Smithsonian Conservation Biology Institute
The Smithsonian Conservation Biology Institute (SCBI) large forest dynamics plot is located at the Smithsonian’s National Zoo and Conservation Biology Institute in Front Royal, VA, adjacent to the northern end of Shenandoah National Park. The plot is located at the intersection of three of the major physiographic provinces of the eastern US: the Blue Ridge, Ridge and Valley, and Piedmont provinces. The forest type is typical mature secondary eastern mixed deciduous forest, with a canopy dominated by tulip poplar (Liriodendron tulipifera), oaks (Quercus spp.), and hickories (Carya spp.), and an understory composed mainly of spicebush (Lindera benzoin), paw-paw (Asimina triloba), American hornbeam (Carpinus caroliniana), and witch hazel (Hamamelis virginiana).
The SCBI forest plot is 25.6 ha (640 x 400 m), including a 4-ha fenced exclosure where white-tailed deer have been excluded since 1990, as well as three 1-ha Smithsonian Monitoring and Assessment of Biodiversity Program (SI-MAB) sites, with some sites surveyed several times since 1990. Initial tree tagging and measurement of the full ForestGEO plot occurred in 2008, and the installation finished in 2009. Recensuses have occurred in 2013 and 2018. In 2008, there were 40,411 stems ≥1 cm dbh, representing 62 species, 38 genera and 28 families. In addition, 7 species of woody vines and ca.250 species of herbaceous plants have been identified.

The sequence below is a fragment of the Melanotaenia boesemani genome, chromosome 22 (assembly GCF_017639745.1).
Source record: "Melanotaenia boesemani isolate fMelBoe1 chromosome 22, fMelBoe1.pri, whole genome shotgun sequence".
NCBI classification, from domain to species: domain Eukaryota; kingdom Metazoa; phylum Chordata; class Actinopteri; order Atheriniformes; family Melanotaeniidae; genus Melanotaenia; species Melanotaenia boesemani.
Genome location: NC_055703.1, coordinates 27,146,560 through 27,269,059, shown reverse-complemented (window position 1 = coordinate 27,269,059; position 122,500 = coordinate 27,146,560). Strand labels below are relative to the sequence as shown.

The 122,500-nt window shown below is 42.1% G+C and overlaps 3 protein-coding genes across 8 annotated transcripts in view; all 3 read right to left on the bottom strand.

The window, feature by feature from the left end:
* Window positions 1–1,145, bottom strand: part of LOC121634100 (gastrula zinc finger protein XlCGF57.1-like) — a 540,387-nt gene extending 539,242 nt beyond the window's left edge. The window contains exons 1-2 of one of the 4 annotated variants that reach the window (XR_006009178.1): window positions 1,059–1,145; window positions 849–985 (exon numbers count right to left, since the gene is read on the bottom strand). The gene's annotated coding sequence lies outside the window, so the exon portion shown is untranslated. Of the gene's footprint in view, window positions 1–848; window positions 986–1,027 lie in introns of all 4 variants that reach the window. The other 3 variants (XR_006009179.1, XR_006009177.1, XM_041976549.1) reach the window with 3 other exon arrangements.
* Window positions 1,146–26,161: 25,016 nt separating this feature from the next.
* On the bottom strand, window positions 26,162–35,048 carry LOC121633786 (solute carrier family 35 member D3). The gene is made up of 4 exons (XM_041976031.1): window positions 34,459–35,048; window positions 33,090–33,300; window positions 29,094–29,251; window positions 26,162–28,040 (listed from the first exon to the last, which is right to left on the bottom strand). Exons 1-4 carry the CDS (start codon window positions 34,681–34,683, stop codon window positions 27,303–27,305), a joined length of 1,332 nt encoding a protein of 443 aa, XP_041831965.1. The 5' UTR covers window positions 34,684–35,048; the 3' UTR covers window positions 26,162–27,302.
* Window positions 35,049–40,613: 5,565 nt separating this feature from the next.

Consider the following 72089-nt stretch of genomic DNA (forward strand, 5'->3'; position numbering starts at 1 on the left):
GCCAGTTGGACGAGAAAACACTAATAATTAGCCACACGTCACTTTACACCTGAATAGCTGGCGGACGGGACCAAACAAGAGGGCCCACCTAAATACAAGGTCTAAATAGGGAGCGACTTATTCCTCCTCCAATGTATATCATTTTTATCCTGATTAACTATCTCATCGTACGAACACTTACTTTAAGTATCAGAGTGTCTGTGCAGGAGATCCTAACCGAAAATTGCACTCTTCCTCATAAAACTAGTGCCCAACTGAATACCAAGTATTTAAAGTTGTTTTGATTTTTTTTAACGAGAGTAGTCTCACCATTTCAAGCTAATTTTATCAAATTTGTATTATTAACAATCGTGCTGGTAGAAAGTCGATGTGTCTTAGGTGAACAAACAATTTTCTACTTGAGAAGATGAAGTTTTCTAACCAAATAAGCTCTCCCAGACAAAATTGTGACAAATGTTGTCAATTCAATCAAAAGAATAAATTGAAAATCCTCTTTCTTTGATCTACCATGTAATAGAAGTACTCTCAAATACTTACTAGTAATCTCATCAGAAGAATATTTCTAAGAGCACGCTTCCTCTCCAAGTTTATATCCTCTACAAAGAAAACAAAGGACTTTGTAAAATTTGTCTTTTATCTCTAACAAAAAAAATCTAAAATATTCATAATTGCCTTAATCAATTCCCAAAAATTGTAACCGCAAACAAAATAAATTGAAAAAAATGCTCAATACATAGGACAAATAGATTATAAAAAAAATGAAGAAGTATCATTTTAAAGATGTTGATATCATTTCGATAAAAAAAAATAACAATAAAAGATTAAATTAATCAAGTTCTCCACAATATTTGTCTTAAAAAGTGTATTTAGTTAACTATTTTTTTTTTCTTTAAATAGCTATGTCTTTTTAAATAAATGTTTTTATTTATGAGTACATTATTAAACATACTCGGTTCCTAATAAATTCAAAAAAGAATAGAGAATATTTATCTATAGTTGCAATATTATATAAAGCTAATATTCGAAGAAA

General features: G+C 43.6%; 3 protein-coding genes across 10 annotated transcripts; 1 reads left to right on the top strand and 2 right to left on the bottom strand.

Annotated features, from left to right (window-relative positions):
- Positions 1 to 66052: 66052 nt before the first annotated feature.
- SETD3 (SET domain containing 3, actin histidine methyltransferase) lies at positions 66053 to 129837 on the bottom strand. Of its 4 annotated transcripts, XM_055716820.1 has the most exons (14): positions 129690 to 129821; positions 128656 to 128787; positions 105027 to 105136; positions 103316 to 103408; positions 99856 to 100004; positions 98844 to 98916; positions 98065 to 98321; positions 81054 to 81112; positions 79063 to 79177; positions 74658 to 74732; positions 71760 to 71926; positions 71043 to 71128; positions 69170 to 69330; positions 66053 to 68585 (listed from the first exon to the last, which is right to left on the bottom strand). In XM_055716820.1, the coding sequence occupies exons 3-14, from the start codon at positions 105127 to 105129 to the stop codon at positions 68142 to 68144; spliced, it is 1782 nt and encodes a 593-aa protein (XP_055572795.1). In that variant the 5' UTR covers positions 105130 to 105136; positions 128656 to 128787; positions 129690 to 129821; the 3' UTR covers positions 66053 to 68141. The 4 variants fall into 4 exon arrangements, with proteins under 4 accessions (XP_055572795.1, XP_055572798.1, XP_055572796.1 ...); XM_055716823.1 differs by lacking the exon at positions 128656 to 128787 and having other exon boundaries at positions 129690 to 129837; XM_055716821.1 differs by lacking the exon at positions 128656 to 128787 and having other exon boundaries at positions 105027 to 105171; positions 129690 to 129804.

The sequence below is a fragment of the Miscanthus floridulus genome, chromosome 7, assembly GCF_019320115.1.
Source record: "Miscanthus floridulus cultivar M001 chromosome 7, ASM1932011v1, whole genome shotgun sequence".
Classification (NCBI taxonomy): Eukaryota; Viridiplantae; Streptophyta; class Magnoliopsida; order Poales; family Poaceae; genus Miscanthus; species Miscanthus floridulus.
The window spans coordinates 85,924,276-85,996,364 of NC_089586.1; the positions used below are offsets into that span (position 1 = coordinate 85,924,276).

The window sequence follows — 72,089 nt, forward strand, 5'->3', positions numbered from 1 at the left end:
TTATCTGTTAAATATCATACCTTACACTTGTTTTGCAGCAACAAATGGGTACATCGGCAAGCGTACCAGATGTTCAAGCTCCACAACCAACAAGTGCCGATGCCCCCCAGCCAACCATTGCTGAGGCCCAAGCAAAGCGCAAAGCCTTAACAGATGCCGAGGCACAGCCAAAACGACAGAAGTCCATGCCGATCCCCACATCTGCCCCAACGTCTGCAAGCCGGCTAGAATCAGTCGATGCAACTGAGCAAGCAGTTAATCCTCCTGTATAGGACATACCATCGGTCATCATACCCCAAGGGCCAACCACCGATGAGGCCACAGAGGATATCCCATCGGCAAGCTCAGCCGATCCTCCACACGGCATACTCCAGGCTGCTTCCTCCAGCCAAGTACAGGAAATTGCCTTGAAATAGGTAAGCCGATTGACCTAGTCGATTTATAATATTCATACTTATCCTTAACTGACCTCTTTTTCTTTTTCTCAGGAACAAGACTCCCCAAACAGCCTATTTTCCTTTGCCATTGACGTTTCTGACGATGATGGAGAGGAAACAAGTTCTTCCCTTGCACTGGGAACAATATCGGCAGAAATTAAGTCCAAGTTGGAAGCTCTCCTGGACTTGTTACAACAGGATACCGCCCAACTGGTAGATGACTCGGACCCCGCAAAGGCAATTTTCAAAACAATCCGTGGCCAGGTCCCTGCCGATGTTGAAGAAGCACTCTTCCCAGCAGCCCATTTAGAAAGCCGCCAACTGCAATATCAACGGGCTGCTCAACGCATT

Numerous supplemental data are available, and many are publicly available here. A meteorological tower near the plot has been operational since 2010. Dendrometer bands have been monitored since 2010, and an annual tree mortality census has been conducted every year since 2013. Additional data on woody debris, seedlings, seed rain, litterfall, soil characteristics, small mammals, pollinators, insects, invasive worms, tree species traits, sap flow, and dendrochronology have been generated.
SCBI is also the core field site of the Mid-Atlantic domain for the National Science Foundation's National Ecological Observatory Network (NEON), which is a continental-scale ecological observation facility. NEON data and resources are freely available to enable users to tackle scientific questions at scales not accessible to previous generations of ecologists.